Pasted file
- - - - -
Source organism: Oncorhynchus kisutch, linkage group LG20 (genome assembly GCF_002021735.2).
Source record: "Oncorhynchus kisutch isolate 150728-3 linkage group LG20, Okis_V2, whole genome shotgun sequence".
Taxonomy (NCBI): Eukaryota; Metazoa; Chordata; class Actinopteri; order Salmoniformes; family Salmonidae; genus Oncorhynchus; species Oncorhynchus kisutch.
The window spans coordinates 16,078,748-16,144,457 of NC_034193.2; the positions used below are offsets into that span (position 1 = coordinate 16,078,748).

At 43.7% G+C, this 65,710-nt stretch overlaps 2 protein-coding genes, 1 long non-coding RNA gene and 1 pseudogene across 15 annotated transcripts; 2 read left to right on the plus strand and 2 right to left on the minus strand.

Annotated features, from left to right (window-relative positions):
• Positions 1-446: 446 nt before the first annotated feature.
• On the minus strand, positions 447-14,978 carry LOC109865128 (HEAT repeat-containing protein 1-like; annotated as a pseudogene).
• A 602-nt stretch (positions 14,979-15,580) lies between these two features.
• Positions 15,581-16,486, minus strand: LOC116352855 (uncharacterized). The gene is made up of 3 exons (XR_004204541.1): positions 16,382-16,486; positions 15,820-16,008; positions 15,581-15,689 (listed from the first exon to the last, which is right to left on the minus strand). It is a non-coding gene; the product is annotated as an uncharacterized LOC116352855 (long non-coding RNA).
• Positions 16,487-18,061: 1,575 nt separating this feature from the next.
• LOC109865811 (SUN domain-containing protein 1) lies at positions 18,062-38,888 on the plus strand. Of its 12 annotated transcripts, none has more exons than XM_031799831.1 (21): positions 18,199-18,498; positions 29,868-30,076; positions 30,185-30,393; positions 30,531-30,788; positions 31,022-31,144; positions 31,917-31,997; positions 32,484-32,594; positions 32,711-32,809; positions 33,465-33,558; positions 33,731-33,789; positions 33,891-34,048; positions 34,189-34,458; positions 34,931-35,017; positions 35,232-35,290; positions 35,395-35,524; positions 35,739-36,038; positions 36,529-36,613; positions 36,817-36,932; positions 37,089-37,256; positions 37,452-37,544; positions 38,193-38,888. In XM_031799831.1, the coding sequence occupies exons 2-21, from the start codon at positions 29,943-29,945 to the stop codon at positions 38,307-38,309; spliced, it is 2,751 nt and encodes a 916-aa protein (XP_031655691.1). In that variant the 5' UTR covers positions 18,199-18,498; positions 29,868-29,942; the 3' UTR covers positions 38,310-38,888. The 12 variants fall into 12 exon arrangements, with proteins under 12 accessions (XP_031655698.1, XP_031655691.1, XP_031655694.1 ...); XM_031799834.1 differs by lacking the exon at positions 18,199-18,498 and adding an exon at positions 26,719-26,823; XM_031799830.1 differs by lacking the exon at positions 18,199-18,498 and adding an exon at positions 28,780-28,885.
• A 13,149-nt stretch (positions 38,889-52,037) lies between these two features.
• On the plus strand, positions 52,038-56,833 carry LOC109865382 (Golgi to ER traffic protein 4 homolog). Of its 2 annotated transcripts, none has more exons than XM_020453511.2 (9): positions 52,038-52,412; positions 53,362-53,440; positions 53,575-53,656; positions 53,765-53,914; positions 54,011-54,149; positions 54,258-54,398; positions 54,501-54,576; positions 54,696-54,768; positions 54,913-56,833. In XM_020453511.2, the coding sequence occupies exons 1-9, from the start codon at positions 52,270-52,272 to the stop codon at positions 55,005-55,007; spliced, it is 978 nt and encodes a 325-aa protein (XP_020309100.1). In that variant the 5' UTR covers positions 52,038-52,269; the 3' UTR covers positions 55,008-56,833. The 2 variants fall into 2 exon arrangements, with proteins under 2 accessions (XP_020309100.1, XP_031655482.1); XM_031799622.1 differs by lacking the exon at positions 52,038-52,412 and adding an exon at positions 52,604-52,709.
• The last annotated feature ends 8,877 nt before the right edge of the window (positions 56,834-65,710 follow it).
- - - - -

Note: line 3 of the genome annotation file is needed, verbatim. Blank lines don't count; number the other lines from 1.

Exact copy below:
Taxonomy (NCBI): Eukaryota; Metazoa; Chordata; class Actinopteri; order Salmoniformes; family Salmonidae; genus Oncorhynchus; species Oncorhynchus kisutch.